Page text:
The Gates Of Hell

by Jose Ma. Montelibano

Sometimes, we need a foreigner to articulate  a truth so we can confront it. Dan Brown, author of the bestseller, “Inferno”, a fiction and sequel to previous books like “Da Vinci Code” and “The Lost Symbol”, mentions Manila in ways not so flattering. In fact, MMDA Chairman Francis Tolentino reacted quite sharply to Brown’s choice of Manila and his choice of words to describe the city – or metropolis.

There is some basis for Tolentino’s objections for the book’s characterization of Manila as “six-hour jams, suffocating pollution, horrifying sex trade…” The six-hour traffic jams are true only if we have a tropical storm like Ondoy flooding Manila in 2009. The suffocating pollution depends on how pure an environment someone’s lungs have been used to. The face masks of MMDA traffic enforcers, though, indicate they are affected by pollution. And sex trade is present, indeed, but a billing that Manila shares with many other cities in other countries. I do not know what horrifying means – is the author thinking of volume or perversity?

Tolentino said that the book used terrible description of pollution and poverty. Too bad, because pollution is dirty and a killer, and poverty is even
dirtier and a greater killer. I cannot speak of other places beyond Metro Manila, but there is no denying that the metropolis is polluted. The pollution is not only in the air, which to me seems to have improved, but it is also in the garbage. Garbage dumps are way below standards, and garbage in the canals and rivers even worse. I think pictures of the big floods that have hit Metro Manila depict just how thick uncollected garbage is.

But Dan Brown was kind on poverty. The real poverty in the Philippines is indescribable. It not only affects almost 30 million Filipinos because that is
truly understated. Filipinos who know they are poor and honest enough to say it reach 50 million or half of the population. Thank goodness that “Inferno” was not meant to tell the story of poverty in the Philippines because the author could have been more graphic and voluminous.

Poverty has been reported mostly in statistics. These reports in no way come close to the reality of poverty, the pain, the hopelessness, the constant fear of not surviving, and then the greater fear of surviving in hell. Gates of hell? No, poverty is past through the gates, poverty is hell itself.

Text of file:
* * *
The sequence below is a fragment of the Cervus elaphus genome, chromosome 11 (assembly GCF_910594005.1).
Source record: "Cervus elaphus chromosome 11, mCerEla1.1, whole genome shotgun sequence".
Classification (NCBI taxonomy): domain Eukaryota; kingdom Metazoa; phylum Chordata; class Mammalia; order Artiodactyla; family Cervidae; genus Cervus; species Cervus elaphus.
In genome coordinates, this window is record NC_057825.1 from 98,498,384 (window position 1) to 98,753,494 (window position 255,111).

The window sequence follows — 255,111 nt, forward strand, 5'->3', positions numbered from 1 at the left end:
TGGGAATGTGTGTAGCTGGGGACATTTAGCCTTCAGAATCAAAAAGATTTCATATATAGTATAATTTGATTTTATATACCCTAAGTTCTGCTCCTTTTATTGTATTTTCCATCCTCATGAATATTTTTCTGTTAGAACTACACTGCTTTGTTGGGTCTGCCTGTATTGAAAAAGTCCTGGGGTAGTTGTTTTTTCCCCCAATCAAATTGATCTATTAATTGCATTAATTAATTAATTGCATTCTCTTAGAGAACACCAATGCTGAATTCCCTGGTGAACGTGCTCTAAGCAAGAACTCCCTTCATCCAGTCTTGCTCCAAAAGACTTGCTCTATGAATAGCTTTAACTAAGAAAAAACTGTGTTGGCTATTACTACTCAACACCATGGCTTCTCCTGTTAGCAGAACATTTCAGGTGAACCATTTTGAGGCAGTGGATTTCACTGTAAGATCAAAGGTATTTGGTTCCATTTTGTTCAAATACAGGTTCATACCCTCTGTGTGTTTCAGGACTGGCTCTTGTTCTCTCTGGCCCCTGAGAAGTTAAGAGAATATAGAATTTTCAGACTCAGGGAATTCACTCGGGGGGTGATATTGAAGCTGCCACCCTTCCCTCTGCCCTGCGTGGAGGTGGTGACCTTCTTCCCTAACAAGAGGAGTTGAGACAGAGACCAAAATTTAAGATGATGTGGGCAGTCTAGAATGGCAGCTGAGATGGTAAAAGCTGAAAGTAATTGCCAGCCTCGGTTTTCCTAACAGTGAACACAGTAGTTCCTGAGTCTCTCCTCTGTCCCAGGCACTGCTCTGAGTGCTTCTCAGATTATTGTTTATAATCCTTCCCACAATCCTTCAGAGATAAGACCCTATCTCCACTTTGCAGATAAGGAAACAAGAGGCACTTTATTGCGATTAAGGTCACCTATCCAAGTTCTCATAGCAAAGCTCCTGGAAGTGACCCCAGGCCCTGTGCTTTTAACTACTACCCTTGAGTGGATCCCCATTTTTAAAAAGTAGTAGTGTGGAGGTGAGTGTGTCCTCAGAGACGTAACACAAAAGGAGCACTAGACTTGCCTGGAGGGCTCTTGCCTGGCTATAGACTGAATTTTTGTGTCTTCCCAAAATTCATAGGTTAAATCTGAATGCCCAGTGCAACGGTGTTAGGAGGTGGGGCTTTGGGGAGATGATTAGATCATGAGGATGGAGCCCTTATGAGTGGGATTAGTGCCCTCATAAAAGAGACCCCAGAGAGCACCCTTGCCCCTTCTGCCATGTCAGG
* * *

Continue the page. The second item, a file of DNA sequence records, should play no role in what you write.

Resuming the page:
Brown did not even get to the hunger. If he had concentrated more on Manila, it would not have been a work of fiction anymore – it would not have used anything else but the truth to describe the dire reality of how poverty depraves the poor among our people. A storyteller tends to be more articulate and interesting than statistics. Numbers are cold, words are warmer, pictures are hot, and audio-video is graphic.

But Tolentino is concerned about the truth that had been conveniently left out by the author. There is beauty in Metro Manila, beauty not only in edifices but also the culture of the Filipino. Beyond beauty, there is opulence that can make many forget that there is poverty, too, horrible, terrible poverty.

My concern about trying to show the other side of Manila is that it shames us as a people for being most uncaring to the darker side of life. If we show the glitz, if we show the awesome food we can cook and present in restaurants, if we show the commercial centers, the condos and exclusive villages, if we show the wealth of the rich and powerful, these will become scandalous when contrasted with the pollution and poverty that “Inferno” referred to.

I know Chairman Tolentino is only trying to show a side that is also true, especially a new governance that is more sensitive and concerned about the poor.

The macro is even more outstanding, the aggressive economic growth, the surging stock market, the call centers and BPOs, the construction boom, the exciting tourist avalanche. I believe this is what Chairman Tolentino did not want to be just omitted because it is real as well, it is dramatic as well, and it is bringing the country where we want it to go.

We should not too concerned about good news being locked out this time. Look at the approval and trust ratings of the President – at 70% or more after three years in office simply says that the people know about the good news, even the poor. Even more than what Filipinos feel and say are what non-Filipinos feel and say. The financial institutions and rating agencies have been one uninterrupted source of admiration. The global business world is looking closely, and investing heavily. P-Noy is the darling of the world, and the Philippines the enviable host for both business and fun.

What we should be constantly reminded of are issues which keep us down, which hold us back, and for which we attract scorn. And these are poverty and hunger as the worst of them all. Corruption, primarily because of P-Noy himself, is viewed as being addressed, far from perfect but being addressed.

Dan Brown and his term, “the gates of hell”, are necessary reminders, even quite gentle ones. The discomfort that we suffer by being called so is, by far, incomparable to the suffering of our poor. Dan Brown is not a Filipino hater, and neither am I. But until we hate hunger and poverty as a people, we deserve to be confronted with the truth in its ugliest form.

Over and over, I have said this, and time has only made me more convinced that our journey to progress and a bright tomorrow will find serious humps and obstacles until we care more deeply for our own.

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